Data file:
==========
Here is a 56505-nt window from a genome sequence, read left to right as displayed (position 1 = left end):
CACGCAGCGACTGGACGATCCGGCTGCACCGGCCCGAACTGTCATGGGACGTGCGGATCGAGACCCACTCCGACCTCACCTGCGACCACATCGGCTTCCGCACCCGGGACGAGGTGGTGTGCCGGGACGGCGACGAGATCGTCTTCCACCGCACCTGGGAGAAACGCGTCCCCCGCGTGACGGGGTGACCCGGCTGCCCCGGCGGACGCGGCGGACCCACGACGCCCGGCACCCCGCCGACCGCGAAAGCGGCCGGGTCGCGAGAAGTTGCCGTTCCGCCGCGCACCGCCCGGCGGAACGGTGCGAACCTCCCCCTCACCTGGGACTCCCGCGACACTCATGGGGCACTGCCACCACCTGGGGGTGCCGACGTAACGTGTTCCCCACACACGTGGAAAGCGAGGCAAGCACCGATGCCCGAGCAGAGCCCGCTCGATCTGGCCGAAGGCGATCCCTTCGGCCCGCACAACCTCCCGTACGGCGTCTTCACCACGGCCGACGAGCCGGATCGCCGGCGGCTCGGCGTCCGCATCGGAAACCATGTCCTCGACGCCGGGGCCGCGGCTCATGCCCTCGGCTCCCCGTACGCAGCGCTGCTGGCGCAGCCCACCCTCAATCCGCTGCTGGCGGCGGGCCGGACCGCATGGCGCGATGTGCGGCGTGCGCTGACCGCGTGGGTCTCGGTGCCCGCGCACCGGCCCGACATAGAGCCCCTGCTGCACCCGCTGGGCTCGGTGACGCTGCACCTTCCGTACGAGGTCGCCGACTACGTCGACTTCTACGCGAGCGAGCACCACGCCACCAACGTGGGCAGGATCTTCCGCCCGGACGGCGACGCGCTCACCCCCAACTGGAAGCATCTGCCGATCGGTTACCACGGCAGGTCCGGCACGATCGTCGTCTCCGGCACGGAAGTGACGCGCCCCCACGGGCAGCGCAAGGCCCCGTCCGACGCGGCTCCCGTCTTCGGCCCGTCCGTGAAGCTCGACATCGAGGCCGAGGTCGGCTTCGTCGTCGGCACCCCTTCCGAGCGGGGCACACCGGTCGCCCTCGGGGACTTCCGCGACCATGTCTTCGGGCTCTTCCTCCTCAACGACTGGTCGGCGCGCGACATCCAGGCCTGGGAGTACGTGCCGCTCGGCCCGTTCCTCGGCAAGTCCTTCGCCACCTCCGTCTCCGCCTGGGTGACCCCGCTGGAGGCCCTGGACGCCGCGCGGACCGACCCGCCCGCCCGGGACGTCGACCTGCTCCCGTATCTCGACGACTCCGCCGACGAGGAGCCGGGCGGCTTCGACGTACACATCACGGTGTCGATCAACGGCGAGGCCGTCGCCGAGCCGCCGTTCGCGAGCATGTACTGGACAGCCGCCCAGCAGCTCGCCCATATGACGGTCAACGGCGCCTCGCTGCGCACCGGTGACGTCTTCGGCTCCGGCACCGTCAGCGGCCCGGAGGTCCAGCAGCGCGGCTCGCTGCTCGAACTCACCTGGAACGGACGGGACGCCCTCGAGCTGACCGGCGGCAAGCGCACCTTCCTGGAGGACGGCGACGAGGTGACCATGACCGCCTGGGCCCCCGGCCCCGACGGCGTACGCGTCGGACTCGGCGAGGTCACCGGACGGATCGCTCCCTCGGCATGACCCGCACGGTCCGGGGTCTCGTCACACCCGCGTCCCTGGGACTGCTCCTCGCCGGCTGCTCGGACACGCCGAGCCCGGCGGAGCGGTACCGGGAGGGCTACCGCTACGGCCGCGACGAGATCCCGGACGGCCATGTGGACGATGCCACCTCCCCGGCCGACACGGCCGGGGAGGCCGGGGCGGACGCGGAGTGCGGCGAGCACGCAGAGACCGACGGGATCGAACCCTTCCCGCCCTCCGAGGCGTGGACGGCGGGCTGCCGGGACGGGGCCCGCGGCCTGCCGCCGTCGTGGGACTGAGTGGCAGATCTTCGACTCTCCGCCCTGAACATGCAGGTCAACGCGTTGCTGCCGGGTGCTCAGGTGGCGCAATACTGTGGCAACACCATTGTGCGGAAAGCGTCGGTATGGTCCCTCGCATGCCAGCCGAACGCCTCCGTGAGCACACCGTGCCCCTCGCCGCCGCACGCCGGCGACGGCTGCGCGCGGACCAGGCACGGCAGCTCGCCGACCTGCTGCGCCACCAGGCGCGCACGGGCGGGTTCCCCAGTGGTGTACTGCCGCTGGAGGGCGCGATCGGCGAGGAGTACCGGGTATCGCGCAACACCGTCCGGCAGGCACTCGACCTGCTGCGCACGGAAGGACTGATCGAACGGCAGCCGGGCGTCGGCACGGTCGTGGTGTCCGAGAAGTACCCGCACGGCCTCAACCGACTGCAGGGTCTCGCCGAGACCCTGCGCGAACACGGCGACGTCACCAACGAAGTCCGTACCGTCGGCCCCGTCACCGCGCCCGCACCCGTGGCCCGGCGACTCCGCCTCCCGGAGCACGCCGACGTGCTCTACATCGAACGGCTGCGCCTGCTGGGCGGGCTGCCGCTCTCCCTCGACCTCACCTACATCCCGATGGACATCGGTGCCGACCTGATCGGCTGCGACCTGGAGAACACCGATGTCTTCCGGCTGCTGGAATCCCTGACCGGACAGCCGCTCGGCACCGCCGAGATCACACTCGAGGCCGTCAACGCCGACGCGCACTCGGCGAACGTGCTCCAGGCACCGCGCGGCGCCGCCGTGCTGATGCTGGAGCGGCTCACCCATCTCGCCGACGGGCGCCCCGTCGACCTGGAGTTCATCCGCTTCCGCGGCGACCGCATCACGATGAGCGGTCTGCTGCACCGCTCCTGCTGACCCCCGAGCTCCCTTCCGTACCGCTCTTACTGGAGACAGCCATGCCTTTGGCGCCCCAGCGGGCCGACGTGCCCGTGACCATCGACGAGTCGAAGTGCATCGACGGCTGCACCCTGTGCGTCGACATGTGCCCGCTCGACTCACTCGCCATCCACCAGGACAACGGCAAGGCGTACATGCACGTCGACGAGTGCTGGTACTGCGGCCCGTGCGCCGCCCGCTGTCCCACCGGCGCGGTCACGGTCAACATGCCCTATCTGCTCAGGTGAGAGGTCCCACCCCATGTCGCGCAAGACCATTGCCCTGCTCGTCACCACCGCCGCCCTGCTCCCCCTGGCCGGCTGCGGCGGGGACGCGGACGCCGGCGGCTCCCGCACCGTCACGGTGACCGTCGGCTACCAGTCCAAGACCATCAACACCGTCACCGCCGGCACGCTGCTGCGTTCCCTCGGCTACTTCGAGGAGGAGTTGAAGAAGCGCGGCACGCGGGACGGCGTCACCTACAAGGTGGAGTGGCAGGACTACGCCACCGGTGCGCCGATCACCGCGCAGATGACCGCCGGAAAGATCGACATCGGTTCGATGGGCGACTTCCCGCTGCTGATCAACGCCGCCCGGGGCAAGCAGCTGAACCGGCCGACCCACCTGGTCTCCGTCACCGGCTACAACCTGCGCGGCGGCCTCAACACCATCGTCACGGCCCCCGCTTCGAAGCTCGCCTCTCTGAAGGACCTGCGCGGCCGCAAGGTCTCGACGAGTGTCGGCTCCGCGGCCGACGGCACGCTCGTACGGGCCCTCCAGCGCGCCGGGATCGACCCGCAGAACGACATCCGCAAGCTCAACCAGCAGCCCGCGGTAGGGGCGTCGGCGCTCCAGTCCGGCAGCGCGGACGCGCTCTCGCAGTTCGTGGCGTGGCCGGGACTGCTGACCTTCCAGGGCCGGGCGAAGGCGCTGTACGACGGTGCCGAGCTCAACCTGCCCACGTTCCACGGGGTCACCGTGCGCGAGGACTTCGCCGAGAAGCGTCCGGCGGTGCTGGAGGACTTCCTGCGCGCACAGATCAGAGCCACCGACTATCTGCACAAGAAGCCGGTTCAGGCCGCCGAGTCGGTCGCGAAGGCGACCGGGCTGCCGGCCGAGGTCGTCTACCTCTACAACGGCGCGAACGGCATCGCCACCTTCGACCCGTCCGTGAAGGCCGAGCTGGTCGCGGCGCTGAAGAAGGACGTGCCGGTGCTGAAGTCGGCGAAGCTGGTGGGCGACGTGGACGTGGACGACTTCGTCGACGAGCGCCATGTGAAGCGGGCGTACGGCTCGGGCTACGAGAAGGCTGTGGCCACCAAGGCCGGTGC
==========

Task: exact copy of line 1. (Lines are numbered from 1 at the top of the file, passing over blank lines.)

Here is a 56505-nt window from a genome sequence, read left to right as displayed (position 1 = left end):